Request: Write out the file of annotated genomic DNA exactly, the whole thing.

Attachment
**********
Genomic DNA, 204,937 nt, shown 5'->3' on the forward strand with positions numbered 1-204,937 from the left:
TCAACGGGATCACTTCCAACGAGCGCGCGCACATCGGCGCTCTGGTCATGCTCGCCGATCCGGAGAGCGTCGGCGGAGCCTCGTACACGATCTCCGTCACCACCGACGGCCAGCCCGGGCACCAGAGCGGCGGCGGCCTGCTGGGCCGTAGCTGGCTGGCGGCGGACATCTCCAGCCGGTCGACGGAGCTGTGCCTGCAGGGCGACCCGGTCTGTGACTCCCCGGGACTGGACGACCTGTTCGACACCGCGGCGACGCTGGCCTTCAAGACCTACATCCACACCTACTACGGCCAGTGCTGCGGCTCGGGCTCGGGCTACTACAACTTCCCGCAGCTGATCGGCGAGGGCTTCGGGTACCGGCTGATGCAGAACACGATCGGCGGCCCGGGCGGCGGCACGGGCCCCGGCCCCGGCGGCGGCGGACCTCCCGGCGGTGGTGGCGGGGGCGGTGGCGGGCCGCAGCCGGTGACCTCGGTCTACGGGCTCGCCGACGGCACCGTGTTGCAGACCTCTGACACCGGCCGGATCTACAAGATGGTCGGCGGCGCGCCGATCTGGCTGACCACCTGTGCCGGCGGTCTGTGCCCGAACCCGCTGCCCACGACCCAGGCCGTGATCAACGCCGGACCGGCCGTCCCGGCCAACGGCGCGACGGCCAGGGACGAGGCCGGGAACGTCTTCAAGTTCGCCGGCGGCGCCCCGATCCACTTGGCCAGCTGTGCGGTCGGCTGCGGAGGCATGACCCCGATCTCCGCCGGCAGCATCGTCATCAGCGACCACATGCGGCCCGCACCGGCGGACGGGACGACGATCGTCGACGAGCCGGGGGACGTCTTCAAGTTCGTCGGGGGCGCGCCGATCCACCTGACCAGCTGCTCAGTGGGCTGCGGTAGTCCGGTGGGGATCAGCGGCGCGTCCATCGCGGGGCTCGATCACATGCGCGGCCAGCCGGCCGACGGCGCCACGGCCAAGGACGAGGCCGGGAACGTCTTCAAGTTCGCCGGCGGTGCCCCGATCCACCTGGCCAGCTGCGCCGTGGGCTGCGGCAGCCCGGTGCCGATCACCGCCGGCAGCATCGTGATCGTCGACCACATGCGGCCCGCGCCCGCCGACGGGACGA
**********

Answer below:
Genomic DNA, 204,937 nt, shown 5'->3' on the forward strand with positions numbered 1-204,937 from the left:
TCAACGGGATCACTTCCAACGAGCGCGCGCACATCGGCGCTCTGGTCATGCTCGCCGATCCGGAGAGCGTCGGCGGAGCCTCGTACACGATCTCCGTCACCACCGACGGCCAGCCCGGGCACCAGAGCGGCGGCGGCCTGCTGGGCCGTAGCTGGCTGGCGGCGGACATCTCCAGCCGGTCGACGGAGCTGTGCCTGCAGGGCGACCCGGTCTGTGACTCCCCGGGACTGGACGACCTGTTCGACACCGCGGCGACGCTGGCCTTCAAGACCTACATCCACACCTACTACGGCCAGTGCTGCGGCTCGGGCTCGGGCTACTACAACTTCCCGCAGCTGATCGGCGAGGGCTTCGGGTACCGGCTGATGCAGAACACGATCGGCGGCCCGGGCGGCGGCACGGGCCCCGGCCCCGGCGGCGGCGGACCTCCCGGCGGTGGTGGCGGGGGCGGTGGCGGGCCGCAGCCGGTGACCTCGGTCTACGGGCTCGCCGACGGCACCGTGTTGCAGACCTCTGACACCGGCCGGATCTACAAGATGGTCGGCGGCGCGCCGATCTGGCTGACCACCTGTGCCGGCGGTCTGTGCCCGAACCCGCTGCCCACGACCCAGGCCGTGATCAACGCCGGACCGGCCGTCCCGGCCAACGGCGCGACGGCCAGGGACGAGGCCGGGAACGTCTTCAAGTTCGCCGGCGGCGCCCCGATCCACTTGGCCAGCTGTGCGGTCGGCTGCGGAGGCATGACCCCGATCTCCGCCGGCAGCATCGTCATCAGCGACCACATGCGGCCCGCACCGGCGGACGGGACGACGATCGTCGACGAGCCGGGGGACGTCTTCAAGTTCGTCGGGGGCGCGCCGATCCACCTGACCAGCTGCTCAGTGGGCTGCGGTAGTCCGGTGGGGATCAGCGGCGCGTCCATCGCGGGGCTCGATCACATGCGCGGCCAGCCGGCCGACGGCGCCACGGCCAAGGACGAGGCCGGGAACGTCTTCAAGTTCGCCGGCGGTGCCCCGATCCACCTGGCCAGCTGCGCCGTGGGCTGCGGCAGCCCGGTGCCGATCACCGCCGGCAGCATCGTGATCGTCGACCACATGCGGCCCGCGCCCGCCGACGGGACGA